Series Review: Bridgerton on Netflix

New Netflix original Bridgerton follows high-scoiety romance in London.

Tanatswa Chivero

New Netflix original Bridgerton follows high-scoiety romance in London.

“Bridgerton” is a new Netflix original series based on author Julia Quinn’s novels set in London during a time dubbed “the season,” when debutantes are presented in court. The show aired on Christmas Day and quickly amassed a following of 63 million viewers. “Bridgerton” centers around Lady Bridgerton and her eight children, Lady Featherington and her three children, as well as her husband’s cousin, Marina Thompson. All are competing this season in hopes of finding love and prosperous marriage, setting the stage for scandal and romance. 

The first episode, “Diamond of the First Water” is slightly confusing, because we are never properly introduced to all the characters before we are thrown into their whirlwind lifestyle. The scenes shift back and forth between the Featheringtons and the Bridgertons hurriedly readying themselves to present their eligible bachelorettes before Queen Charlotte. 

Despite what it may seem, “Bridgerton,” is not your typical teenage romance period drama. In other Netflix series of the same genre, like “Reignor “The Tudors,” the dialogue is written with big words to both appear fancy and give the viewer a feel of old-English, yet nothing is actually being said. In “Bridgerton,” the dialogue is both cohesive and witty. Some viewers may not like this because it is not the kind of show you can have on in the background and still understand, but personally, I thought that it was nice to watch something that required more than the bare minimum of attention.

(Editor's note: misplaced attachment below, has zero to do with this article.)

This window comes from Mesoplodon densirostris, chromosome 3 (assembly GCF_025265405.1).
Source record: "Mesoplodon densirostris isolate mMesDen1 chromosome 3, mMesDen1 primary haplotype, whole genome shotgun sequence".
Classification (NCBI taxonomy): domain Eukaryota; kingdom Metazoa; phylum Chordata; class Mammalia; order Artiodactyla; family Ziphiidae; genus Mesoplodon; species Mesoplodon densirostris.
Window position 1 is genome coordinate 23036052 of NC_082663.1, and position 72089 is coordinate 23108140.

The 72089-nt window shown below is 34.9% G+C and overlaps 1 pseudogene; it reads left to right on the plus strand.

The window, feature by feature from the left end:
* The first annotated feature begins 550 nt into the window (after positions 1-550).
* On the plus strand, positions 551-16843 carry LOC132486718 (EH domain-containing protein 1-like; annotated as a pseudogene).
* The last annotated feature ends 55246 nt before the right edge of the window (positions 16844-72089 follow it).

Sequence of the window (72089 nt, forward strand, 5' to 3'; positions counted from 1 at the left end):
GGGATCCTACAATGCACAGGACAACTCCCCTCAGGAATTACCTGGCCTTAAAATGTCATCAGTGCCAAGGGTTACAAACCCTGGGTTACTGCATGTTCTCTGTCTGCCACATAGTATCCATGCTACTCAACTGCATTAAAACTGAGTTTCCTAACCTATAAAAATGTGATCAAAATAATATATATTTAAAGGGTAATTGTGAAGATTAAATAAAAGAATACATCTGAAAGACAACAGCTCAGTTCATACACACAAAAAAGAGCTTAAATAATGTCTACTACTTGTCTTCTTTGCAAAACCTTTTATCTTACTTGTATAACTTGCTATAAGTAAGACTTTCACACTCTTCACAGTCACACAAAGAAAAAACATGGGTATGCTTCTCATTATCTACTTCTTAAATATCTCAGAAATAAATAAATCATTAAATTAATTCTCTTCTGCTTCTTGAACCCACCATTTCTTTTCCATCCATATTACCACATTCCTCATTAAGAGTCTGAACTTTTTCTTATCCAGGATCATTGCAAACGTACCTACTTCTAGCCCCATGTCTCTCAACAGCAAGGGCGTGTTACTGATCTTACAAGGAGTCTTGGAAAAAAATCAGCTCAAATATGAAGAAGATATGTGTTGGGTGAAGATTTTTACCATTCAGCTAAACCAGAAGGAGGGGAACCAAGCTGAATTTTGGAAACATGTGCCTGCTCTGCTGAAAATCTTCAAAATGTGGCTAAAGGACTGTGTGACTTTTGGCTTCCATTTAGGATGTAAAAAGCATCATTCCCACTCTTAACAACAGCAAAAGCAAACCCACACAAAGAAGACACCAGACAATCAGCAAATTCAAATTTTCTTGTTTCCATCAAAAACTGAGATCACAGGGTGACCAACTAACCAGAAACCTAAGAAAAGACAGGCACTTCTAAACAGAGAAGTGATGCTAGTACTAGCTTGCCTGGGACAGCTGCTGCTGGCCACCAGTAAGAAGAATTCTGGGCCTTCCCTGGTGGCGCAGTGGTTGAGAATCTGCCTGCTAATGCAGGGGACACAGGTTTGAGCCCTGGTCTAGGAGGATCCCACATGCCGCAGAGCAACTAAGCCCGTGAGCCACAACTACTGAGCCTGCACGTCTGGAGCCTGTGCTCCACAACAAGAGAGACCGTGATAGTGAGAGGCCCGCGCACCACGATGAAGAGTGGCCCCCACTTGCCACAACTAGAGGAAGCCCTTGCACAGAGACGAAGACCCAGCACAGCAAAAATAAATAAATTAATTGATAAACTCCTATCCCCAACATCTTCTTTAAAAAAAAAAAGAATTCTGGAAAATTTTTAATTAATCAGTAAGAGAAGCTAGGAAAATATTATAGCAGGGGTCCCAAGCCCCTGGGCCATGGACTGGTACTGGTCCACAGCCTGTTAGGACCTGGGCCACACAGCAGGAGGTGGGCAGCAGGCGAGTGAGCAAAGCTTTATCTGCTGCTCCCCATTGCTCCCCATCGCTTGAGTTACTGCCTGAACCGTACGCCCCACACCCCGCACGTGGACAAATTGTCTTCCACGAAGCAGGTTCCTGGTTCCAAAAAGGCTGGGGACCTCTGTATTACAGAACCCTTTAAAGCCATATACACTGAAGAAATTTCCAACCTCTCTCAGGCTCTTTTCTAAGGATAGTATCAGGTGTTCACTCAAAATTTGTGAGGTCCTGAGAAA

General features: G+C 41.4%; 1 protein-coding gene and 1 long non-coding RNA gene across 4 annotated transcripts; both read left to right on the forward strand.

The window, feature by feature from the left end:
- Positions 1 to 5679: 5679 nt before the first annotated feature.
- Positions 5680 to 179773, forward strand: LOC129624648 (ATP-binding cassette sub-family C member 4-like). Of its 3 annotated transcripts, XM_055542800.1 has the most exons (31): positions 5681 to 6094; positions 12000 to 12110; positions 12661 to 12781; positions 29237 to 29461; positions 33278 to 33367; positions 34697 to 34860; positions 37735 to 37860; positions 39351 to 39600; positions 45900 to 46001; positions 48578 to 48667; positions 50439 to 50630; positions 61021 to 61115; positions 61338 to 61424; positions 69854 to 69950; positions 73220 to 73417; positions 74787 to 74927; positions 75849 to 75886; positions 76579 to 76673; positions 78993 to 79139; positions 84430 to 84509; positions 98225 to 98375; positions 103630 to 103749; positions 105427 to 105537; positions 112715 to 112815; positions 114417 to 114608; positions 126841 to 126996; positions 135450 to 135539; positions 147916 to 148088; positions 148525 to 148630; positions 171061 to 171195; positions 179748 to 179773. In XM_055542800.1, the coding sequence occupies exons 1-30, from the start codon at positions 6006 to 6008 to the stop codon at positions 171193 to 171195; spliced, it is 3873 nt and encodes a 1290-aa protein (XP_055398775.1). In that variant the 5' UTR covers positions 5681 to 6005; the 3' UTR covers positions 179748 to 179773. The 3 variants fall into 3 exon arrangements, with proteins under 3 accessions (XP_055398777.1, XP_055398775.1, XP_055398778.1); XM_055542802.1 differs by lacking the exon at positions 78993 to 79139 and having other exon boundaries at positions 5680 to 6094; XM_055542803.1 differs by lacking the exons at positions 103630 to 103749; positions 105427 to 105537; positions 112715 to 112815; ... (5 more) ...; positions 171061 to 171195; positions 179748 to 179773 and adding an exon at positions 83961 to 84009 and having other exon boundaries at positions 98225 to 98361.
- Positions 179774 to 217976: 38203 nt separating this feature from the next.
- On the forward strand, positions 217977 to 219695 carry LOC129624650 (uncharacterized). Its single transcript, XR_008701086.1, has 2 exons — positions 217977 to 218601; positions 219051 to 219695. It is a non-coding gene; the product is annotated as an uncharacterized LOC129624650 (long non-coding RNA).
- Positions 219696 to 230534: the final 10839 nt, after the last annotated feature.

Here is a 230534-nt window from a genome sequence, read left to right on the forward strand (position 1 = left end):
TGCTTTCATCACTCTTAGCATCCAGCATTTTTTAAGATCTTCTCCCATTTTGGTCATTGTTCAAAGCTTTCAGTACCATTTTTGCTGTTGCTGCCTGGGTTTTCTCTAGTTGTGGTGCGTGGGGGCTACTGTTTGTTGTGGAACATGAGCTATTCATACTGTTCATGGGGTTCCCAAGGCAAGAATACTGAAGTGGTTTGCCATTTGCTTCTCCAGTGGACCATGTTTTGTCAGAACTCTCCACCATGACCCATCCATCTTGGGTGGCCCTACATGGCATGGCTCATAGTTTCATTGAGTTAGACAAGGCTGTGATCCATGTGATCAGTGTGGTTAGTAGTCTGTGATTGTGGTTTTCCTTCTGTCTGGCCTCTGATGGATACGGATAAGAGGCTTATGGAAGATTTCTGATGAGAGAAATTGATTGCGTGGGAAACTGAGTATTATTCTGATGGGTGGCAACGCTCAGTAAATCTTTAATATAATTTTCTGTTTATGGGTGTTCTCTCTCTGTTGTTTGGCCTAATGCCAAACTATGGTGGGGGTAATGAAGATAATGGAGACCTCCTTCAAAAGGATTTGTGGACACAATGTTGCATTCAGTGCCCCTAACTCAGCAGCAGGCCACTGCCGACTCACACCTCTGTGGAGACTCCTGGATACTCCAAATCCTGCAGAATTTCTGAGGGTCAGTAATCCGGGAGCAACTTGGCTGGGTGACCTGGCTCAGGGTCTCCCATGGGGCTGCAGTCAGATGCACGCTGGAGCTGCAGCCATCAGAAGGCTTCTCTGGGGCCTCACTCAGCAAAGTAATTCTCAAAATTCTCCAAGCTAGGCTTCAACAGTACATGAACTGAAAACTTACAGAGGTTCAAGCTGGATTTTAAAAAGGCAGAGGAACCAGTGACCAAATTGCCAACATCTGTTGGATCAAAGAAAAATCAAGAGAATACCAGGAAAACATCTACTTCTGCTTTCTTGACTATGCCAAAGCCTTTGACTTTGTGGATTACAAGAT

I had expected “Bridgerton to be just another intolerable, unrealistic, unentertaining period-romance, but was pleasantly surprised to find that it was well written and well-acted with attention to detail. The costumes and elaborate floral bouquets were clearly well-thought-out. In the first episode, during the dances, the musicians play instrumental versions of popular pop songs, such as “Girls Like You” by Maroon 5. I thought this was a fun way to appear “on-period” while still overtly appealing to the target audience of the show. 

Little entertaining details like these all but disappeared by the fourth episode. For whatever reason, the music in the show switched to regular classical music, albeit more realistic, it’s still strange that the directors chose to only include popular instrumentals in the first episode. Less focus was placed on both the costumes and floral arrangements. The camera no longer panned up to show the high ceilings of even new settings like the Ranger’s House, even though they were more impressive than the original sets that warranted full tours.  

The most disturbing change in the later episodes was, however, not the lack of attention to detail, but the gratuitous sex scenes. Yes, this is a romantic series, but many of these scenes were not only unnecessary but disturbing. In episode six, “Swish, Daphne and Simon spend almost six minutes of their time on screen having sex, a needless and unexciting feature of the show which added nothing to the plot.  

The first several episodes of “Bridgerton” set the bar very high, and it feels like the last half of the season struggled to maintain this standard. Nevertheless, the message of equality, the struggles in finding true love, and the scandals will certainly have fans asking for a second season.